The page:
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Jeremy Ruckert is the elite TE recruit who could change Ohio State’s reputation

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He models his game after Gronk, and you can see some similarities.

Jeremy Ruckert committed to Ohio State in July over offers from finalists Michigan, Wisconsin, and Notre Dame, then officially signed in December.

Ruckert is the No. 1 tight end in the class of 2018 on the industry-consensus 247Sports Composite. Evaluators have bumped him upward after he turned in a dominant performance at The Opening, the top Nike showcase. I’ve only been doing this for a few years, but Ruckert’s the best prep tight end I’ve watched in person and one of the best prospects, period.

The Buckeyes recruited Ruckert harder than anyone, and they were the favorites. A look at what Urban Meyer is getting:

Ohio State has cultivated a reputation for not throwing to its tight ends. That’s part fair, part overblown.

TE Marcus Baugh was the third-most frequent target on the roster in 2016 before falling to seventh in 2017, and Nick Vannett sixth-most the year before that.

On another hand, Ohio State runs a lot and uses RB-sized players as H-backs, and tight ends have given up a lot in service of that. In Meyer’s six seasons in Columbus, no Buckeye tight end has caught more than 26 passes in a season. Ruckert would top that eventually.

“My main focus is to bring a kind of savviness and kind of stylish take to the position,” he says.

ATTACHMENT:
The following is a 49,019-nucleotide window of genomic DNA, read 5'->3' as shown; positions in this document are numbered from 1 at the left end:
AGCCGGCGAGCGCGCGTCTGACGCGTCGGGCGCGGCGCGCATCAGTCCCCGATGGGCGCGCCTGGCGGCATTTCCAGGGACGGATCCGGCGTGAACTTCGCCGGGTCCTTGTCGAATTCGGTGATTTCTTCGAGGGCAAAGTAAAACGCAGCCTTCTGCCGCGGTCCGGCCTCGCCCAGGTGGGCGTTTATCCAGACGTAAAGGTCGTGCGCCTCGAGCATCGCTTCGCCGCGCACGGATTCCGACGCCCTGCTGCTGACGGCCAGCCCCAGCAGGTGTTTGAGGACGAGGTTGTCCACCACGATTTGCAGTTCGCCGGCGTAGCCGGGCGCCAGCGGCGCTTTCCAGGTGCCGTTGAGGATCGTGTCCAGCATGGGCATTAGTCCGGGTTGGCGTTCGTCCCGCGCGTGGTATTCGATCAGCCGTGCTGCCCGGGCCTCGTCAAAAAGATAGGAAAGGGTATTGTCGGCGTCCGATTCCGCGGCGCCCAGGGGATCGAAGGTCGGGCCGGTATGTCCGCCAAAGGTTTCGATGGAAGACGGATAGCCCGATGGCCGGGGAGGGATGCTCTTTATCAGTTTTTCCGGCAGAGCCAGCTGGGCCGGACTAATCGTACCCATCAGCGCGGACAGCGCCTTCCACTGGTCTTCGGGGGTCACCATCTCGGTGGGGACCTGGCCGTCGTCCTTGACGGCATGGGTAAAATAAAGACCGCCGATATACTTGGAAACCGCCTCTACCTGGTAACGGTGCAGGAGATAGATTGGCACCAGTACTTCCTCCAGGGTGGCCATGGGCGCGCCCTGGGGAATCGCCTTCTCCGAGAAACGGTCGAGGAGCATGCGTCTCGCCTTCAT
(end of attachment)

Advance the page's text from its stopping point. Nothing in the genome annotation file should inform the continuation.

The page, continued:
“Obviously you’ve gotta stick your nose down and get in people’s faces. But the way the game’s moving nowadays, you’ve gotta be athletic and be able to go make plays, because the quarterback, you’re their safety blanket. They wanna be able to look at you, and now you’re gonna come down with it, and that’s what I really try and do.”

About 6’6, he has the reach and hands to catch any ball that’s close to him. He’s got the speed to do damage after the catch, too. He’ll be a scary figure for new offensive coordinator Kevin Wilson.

Ruckert’s talent isn’t the only unique thing about him.

He hails from Lindenhurst, N.Y., a village on Long Island. The state of New York produces few elite recruits, and Long Island is the opposite of a hotbed. But Ruckert has emerged anyway.

“I definitely take pride in it, come in with a chip on my shoulder,” Ruckert told me at The Opening, which was packed with Texans and Floridians and Californians. “I’m the only one from New York here, Long Island, to be exact. Long Island, not many high recruits come out of there.”

“Coming into this, I had a lot of goals I wanted to reach,” he added. “One of those is bringing a good name and a good reputation to New York football. So, I mean, yeah. I definitely take that personal, and I wanna bring New York the attention it deserves.”

Ruckert’s on-field role model is Rob Gronkowski. It’s hard to be Gronk, but it’s not hard to see Ruckert eventually reaching the highest tier at the position.

“Not only can he make circus catches and run a route and run by people, but he can really stick his nose in the ground and pancake people and run over people,” Ruckert said. “So, I mean, modeling him on the field, you can’t get any better than that.”